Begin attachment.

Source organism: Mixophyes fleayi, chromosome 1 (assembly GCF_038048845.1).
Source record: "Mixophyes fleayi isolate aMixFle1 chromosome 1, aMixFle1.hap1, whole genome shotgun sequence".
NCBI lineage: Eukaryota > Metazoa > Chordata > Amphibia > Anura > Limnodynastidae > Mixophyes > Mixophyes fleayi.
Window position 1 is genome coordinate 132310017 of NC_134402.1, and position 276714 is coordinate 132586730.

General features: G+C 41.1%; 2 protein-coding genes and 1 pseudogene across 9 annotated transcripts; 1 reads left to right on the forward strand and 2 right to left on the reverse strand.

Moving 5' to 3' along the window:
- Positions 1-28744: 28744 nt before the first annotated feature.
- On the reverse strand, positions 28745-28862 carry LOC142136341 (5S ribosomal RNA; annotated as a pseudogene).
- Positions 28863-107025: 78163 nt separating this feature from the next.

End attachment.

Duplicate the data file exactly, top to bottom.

Source organism: Mixophyes fleayi, chromosome 1 (assembly GCF_038048845.1).
Source record: "Mixophyes fleayi isolate aMixFle1 chromosome 1, aMixFle1.hap1, whole genome shotgun sequence".
NCBI lineage: Eukaryota > Metazoa > Chordata > Amphibia > Anura > Limnodynastidae > Mixophyes > Mixophyes fleayi.
Window position 1 is genome coordinate 132310017 of NC_134402.1, and position 276714 is coordinate 132586730.

General features: G+C 41.1%; 2 protein-coding genes and 1 pseudogene across 9 annotated transcripts; 1 reads left to right on the forward strand and 2 right to left on the reverse strand.

Moving 5' to 3' along the window:
- Positions 1-28744: 28744 nt before the first annotated feature.
- On the reverse strand, positions 28745-28862 carry LOC142136341 (5S ribosomal RNA; annotated as a pseudogene).
- Positions 28863-107025: 78163 nt separating this feature from the next.